Domestic Violence Victoria’s Members Forum

Family Safety Victoria

InTouch Multicultural Centre Against Family Violence

Magistrates’ Court of Victoria

Maryborough Education Centre

Neighbourhood Justice Centre

No To Violence / Men’s Referral Service

Office for Women, Department of Premier and Cabinet

Our Watch

Project Respect

Respect Victoria

Safe Steps

The Orange Door, Barwon

The Orange Door, North East Metropolitan region

The Sexual Assault & Family Violence Centre, Geelong

Victoria Legal Aid

Victoria Police

Victorian Aboriginal Child Care Agency

Victorian Aboriginal Community Services Association Ltd

Victorian Auditor-General’s Office

Victorian Council of Social Services

Women’s Legal Service

Women with Disabilities Victoria

Committees and representative bodies

Central Highlands Integrated Family Violence Committee

Central Information Point and CRM Project Steering Committee

Chief Magistrate’s Family Violence Taskforce

Courts Family Violence Reform Program Board

Courts Family Violence Reform Program Steering Committee

Dhelk Dja Partnership Forum, formerly the Indigenous Family Violence Partnership Forum

Eastern Metropolitan Regional Family Violence Partnership Forum

Elder Abuse Roundtable

Family Violence Steering Committee

Industry Plan Project Steering Committee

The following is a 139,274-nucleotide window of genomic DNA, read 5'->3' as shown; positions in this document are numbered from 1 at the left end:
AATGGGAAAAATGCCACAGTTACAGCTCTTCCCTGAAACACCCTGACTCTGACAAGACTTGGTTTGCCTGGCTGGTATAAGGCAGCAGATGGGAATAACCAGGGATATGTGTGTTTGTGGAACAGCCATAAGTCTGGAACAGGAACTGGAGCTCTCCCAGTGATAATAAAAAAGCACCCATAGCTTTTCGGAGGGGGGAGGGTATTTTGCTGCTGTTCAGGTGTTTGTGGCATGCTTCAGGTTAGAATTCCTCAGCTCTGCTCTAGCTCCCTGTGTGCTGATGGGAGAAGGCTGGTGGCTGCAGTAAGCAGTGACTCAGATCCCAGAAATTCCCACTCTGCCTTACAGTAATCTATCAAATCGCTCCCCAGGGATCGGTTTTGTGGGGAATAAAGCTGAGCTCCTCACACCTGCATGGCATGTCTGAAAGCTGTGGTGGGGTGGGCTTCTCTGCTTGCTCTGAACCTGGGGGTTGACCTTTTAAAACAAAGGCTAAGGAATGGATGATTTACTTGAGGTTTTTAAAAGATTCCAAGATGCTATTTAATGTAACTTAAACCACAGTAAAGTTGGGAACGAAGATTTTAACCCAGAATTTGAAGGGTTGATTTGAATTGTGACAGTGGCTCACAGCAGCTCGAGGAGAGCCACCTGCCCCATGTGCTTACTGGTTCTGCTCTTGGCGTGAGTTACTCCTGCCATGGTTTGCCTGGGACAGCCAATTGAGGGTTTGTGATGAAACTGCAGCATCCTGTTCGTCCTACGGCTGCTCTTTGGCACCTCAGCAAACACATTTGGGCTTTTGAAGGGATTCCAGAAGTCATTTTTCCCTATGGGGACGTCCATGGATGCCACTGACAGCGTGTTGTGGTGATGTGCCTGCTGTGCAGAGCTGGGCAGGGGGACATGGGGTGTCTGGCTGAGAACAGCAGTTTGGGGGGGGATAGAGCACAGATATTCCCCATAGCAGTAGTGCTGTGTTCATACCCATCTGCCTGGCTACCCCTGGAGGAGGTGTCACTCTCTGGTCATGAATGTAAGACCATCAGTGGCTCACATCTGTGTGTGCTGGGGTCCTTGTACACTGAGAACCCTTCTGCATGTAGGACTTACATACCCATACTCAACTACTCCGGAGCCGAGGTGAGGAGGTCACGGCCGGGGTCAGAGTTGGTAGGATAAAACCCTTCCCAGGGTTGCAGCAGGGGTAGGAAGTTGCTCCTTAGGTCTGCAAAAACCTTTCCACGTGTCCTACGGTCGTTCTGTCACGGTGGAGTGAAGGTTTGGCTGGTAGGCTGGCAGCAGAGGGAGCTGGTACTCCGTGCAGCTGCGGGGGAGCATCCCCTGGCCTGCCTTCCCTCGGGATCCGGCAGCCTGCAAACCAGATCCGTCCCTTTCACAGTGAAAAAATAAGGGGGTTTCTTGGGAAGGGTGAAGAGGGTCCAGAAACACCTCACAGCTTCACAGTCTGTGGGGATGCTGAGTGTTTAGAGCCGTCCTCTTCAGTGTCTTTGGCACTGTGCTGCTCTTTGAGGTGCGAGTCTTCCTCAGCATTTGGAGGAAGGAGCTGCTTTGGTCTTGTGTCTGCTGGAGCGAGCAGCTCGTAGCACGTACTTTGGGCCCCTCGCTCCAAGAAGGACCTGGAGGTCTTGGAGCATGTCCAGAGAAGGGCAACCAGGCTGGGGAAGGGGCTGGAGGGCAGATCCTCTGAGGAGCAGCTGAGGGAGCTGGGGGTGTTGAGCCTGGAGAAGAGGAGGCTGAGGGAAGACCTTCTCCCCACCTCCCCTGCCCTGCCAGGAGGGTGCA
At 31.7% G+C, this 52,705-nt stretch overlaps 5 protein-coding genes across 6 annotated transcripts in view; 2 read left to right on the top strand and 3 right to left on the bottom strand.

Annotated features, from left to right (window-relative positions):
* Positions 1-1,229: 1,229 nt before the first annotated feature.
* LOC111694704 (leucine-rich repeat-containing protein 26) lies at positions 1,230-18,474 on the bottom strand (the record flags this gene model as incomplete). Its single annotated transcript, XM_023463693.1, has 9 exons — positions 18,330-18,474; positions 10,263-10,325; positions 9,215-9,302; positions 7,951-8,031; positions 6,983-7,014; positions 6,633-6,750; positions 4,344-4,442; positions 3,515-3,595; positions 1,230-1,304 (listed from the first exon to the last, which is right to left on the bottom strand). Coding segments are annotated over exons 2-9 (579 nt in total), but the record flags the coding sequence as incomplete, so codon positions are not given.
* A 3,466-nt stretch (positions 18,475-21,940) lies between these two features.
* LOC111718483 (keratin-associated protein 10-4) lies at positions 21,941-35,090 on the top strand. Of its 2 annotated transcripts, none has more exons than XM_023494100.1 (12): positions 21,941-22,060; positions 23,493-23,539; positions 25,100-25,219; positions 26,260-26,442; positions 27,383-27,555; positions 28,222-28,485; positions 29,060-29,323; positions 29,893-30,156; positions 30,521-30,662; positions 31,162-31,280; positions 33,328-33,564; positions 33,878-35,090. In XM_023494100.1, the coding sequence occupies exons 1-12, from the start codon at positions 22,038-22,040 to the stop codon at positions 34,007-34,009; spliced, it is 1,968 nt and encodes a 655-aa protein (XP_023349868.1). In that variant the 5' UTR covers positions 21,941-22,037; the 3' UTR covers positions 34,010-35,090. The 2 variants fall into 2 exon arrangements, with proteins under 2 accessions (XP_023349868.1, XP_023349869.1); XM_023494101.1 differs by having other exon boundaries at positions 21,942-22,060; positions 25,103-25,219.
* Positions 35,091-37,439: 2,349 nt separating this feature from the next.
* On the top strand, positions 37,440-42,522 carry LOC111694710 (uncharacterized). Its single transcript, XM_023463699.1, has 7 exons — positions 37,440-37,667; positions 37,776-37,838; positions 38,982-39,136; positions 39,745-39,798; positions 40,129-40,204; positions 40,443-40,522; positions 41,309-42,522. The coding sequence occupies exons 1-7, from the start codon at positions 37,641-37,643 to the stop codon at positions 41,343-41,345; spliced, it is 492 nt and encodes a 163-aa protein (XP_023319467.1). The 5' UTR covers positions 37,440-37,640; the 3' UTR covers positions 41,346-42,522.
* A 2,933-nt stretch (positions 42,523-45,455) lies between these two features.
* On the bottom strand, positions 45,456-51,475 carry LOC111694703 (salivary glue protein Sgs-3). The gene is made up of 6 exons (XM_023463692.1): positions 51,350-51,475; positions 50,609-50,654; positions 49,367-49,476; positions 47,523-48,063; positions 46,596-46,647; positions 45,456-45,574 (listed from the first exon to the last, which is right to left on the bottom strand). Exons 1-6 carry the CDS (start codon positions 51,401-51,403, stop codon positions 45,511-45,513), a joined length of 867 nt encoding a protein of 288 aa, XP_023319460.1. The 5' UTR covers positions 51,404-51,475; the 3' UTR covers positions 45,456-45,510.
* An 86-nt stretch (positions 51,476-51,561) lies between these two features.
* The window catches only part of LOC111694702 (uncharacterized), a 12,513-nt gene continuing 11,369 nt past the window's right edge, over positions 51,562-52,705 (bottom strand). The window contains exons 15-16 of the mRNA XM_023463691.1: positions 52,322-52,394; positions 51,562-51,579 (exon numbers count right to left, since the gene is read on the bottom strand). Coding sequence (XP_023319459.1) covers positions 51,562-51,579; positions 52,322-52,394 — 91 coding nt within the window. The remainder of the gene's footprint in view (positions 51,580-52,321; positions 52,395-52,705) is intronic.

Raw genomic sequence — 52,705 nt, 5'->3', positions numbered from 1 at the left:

Industry Taskforce

Interdepartmental Committee on the Family Violence Reforms

Monash University Family Violence Prevention Centre

Multiagency Risk Assessment and Management and Information Sharing Expert Advisory Group

Multiagency Risk Assessment and Management and Information Sharing Steering Committee

Multiagency Risk Assessment and Management and Information Sharing Working Group

Northern Integrated Family Violence Committee

Perpetrator Accountability Steering Committee (formerly Perpetrator Interventions Steering Committee)

Principal strategic advisors / Regional Integrated Family Violence Coordinators Statewide meeting

The Orange Door (Support and Safety Hubs) Steering Committee

The Orange Door Working Group

Victim Survivors Advisory Council

Victorian Secretaries Board sub-committee on Family Violence Reform

Western Integrated Family Violence Committee


Ro Allen, Gender and Sexuality Commissioner

The Hon. Daniel Andrews MP, Premier of Victoria

Penny Armytage, Chair, Mental Health Royal Commission

Sven Bluemmel, Victorian Information Commissioner

Liana Buchanan, Commissioner for Children and Young People

Greg Davies, Former Victims of Crime Commissioner

Ron Iddles OAM APM, Community Safety Trustee

The Hon. Gavin Jennings MP, Special Minister of State

Dr Katie Lamb, University of Melbourne

Chief Magistrate Peter Lauritsen

Fiona McCormack, Victims of Crime Commissioner

Professor Jude McCulloch, Monash University

Professor JaneMaree Maher, Monash University

Gerard Mansour, Commissioner for Senior Victorians

Justin Mohamed, Commissioner for Aboriginal Children and Young People

The Hon. Marcia Neave AO, Chair, Royal Commission into Family Violence

The Hon. Gabrielle Williams MP, Minister for Prevention of Family Violence